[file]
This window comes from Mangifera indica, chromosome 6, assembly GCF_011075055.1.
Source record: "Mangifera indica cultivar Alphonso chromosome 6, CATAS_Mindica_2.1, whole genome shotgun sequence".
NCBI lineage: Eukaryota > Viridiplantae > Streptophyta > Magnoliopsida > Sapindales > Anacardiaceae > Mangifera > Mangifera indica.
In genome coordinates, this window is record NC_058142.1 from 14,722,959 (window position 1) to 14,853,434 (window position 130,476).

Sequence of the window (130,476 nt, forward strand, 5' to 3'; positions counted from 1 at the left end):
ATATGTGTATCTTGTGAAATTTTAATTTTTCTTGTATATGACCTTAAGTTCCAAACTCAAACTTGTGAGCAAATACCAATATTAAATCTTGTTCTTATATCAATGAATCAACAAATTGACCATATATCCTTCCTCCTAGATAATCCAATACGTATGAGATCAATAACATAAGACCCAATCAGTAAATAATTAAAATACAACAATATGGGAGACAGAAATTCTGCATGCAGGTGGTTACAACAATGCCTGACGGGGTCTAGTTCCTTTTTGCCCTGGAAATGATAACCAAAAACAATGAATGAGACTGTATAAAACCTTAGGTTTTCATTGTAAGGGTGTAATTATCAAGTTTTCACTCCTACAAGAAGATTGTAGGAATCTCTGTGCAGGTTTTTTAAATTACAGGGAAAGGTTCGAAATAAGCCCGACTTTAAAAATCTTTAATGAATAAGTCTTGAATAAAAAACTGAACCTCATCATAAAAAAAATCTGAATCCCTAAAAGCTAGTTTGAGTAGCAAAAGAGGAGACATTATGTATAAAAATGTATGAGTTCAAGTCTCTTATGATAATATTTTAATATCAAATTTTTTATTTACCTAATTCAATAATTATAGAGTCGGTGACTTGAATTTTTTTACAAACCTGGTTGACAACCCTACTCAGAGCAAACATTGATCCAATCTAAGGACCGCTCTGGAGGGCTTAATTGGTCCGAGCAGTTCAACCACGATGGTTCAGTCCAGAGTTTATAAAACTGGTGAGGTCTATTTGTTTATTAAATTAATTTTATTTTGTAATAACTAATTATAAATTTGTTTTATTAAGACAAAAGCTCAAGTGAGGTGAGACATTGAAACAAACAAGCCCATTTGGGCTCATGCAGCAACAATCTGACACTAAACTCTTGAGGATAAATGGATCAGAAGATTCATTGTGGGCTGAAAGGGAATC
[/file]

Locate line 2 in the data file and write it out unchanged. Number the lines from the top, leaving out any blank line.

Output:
Source record: "Mangifera indica cultivar Alphonso chromosome 6, CATAS_Mindica_2.1, whole genome shotgun sequence".